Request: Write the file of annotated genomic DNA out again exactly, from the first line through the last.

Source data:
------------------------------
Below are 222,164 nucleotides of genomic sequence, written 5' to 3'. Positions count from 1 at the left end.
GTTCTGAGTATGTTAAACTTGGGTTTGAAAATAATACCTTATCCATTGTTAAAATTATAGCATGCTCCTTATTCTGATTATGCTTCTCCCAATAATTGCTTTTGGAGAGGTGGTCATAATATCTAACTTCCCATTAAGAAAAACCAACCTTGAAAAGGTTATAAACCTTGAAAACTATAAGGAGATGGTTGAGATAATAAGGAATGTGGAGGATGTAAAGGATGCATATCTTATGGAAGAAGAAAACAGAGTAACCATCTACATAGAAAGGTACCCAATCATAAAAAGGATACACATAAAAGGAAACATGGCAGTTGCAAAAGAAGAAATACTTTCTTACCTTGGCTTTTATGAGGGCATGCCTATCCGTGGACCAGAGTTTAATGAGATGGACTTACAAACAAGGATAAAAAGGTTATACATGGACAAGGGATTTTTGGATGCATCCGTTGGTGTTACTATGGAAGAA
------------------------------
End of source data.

Below are 222,164 nucleotides of genomic sequence, written 5' to 3'. Positions count from 1 at the left end.
GTTCTGAGTATGTTAAACTTGGGTTTGAAAATAATACCTTATCCATTGTTAAAATTATAGCATGCTCCTTATTCTGATTATGCTTCTCCCAATAATTGCTTTTGGAGAGGTGGTCATAATATCTAACTTCCCATTAAGAAAAACCAACCTTGAAAAGGTTATAAACCTTGAAAACTATAAGGAGATGGTTGAGATAATAAGGAATGTGGAGGATGTAAAGGATGCATATCTTATGGAAGAAGAAAACAGAGTAACCATCTACATAGAAAGGTACCCAATCATAAAAAGGATACACATAAAAGGAAACATGGCAGTTGCAAAAGAAGAAATACTTTCTTACCTTGGCTTTTATGAGGGCATGCCTATCCGTGGACCAGAGTTTAATGAGATGGACTTACAAACAAGGATAAAAAGGTTATACATGGACAAGGGATTTTTGGATGCATCCGTTGGTGTTACTATGGAAGAA